Susan and Keith Stringer came across evidence of a grave in the dunes above Traigh na Berie, which on excavation was found to contain a crouch burial (in the picture, in the trench at the foot of the stick).
From Hebrides News:
A human skeleton thought to be 4000 years old has been discovered on Lewis. Soil erosion caused by recent storms exposed a small stone kist at Uig on the west side of the island. The bones, believed to be an almost whole adult skeleton, were contained within the cramped stone coffin and buried.
Two field researchers from Glasgow University have been probing the site this week on behalf of Historic Scotland. Archaeology research director at the university Dr Alan Leslie said the precise dating of remains was “too early to say.”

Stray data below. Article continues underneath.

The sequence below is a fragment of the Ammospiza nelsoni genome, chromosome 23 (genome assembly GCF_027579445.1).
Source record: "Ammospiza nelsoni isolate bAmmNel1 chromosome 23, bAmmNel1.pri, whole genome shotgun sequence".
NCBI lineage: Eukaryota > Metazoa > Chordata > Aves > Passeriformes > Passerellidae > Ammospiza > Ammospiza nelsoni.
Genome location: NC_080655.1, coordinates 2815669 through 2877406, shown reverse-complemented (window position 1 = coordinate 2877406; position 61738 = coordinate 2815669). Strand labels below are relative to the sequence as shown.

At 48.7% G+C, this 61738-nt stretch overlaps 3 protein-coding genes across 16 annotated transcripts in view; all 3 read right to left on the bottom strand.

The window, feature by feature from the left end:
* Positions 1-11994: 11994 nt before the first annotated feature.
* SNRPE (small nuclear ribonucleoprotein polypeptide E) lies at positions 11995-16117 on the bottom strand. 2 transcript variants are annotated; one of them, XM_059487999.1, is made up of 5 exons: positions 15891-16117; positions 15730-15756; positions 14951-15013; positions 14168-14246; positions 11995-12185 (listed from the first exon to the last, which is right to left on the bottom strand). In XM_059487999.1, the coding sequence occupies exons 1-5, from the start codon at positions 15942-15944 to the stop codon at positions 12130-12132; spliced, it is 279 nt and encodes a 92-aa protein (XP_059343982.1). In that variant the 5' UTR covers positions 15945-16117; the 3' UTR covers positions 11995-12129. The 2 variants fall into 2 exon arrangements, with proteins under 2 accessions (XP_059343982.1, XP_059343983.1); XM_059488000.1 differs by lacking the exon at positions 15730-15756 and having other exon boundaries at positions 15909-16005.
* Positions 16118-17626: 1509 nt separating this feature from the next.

He added that such a burial “in a small kist we automatically think of the Bronze Age.”
Update: The site was excavated all this week and, in proper archaeological tradition, as the archaeologists were preparing to pack up they found another grave nearby, which was found to contain two incomplete skeletons as well as two jet beads and a copper pin. This brings to 14 the number of burials found on the headland since the 1970s: seven Viking and seven (probably) Bronze Age.
In the picture, the two further skeletons were at the near end of the trench. The stones in the foreground are spoil; those forming the kist are in the small pile in front of the archaeologist in orange trews.
We await with interest the reports on these recent excavations. Update: there was another find in January 2010.